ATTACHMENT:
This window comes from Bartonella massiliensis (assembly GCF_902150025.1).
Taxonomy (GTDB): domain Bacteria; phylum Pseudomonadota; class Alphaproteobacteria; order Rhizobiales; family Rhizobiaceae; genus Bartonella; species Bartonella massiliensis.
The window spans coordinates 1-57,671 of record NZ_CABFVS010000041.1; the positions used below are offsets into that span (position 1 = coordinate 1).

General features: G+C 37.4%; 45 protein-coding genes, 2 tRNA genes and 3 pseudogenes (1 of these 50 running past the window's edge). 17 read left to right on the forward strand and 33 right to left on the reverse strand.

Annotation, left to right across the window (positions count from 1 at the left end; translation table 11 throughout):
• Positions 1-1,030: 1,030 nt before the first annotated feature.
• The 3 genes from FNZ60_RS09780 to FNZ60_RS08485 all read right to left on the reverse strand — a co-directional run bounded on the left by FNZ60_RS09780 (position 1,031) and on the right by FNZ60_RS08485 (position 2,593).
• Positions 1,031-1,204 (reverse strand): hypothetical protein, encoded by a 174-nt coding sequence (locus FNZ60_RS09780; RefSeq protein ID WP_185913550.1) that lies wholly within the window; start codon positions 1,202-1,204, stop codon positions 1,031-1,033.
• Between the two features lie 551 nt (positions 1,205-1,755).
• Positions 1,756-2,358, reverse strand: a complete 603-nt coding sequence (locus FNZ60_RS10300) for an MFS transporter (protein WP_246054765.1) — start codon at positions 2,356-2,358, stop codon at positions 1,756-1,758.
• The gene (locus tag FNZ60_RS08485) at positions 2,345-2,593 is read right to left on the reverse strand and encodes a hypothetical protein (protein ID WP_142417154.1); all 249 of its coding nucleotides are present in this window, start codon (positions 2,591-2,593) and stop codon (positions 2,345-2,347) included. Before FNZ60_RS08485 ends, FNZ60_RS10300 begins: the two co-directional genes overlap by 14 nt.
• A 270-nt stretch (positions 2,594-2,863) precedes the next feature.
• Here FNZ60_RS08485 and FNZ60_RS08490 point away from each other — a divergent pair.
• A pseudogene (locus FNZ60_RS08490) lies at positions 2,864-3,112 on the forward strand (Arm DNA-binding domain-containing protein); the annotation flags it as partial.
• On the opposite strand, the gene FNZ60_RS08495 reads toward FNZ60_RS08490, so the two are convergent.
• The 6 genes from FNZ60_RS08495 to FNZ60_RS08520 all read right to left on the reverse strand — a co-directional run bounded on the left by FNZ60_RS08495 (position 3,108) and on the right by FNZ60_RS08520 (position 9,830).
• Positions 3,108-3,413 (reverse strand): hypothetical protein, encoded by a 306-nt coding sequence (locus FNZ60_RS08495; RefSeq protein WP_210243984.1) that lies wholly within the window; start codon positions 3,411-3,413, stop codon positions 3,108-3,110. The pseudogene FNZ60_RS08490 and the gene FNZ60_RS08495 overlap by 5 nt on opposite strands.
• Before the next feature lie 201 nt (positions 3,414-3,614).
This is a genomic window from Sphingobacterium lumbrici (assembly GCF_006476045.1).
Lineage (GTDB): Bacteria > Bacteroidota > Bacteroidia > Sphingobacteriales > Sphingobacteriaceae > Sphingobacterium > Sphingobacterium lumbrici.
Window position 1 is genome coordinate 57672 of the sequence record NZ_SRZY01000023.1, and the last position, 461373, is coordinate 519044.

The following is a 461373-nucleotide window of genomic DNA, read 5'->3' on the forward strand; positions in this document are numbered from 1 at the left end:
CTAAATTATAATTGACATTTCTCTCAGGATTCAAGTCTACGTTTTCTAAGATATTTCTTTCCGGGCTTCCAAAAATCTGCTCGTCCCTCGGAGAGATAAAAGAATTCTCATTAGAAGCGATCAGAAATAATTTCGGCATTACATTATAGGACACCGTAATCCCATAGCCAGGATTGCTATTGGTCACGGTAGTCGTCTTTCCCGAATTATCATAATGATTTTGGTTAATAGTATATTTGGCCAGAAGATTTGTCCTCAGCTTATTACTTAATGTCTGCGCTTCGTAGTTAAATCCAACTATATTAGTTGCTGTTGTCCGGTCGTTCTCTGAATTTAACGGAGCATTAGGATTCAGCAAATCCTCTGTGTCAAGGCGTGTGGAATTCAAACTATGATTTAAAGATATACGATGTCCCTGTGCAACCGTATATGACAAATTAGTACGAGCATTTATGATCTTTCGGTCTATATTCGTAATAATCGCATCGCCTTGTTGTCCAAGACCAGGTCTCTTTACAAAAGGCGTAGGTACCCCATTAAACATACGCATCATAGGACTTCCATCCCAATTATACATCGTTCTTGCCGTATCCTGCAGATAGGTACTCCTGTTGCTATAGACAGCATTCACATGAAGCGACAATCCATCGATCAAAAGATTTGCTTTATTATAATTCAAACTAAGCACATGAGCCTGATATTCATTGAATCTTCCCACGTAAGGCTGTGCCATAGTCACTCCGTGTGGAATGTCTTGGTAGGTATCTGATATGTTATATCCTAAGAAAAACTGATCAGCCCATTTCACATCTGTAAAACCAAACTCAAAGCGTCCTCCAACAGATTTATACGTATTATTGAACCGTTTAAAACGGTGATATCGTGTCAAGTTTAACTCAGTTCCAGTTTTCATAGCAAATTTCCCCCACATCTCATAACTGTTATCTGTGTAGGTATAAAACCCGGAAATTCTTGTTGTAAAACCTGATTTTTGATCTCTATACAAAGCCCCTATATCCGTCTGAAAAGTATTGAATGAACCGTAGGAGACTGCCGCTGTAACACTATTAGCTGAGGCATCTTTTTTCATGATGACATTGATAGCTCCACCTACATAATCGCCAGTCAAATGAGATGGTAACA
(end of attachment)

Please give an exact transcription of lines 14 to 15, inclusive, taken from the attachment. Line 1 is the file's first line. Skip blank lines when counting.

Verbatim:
• A pseudogene (locus FNZ60_RS08490) lies at positions 2,864-3,112 on the forward strand (Arm DNA-binding domain-containing protein); the annotation flags it as partial.
• On the opposite strand, the gene FNZ60_RS08495 reads toward FNZ60_RS08490, so the two are convergent.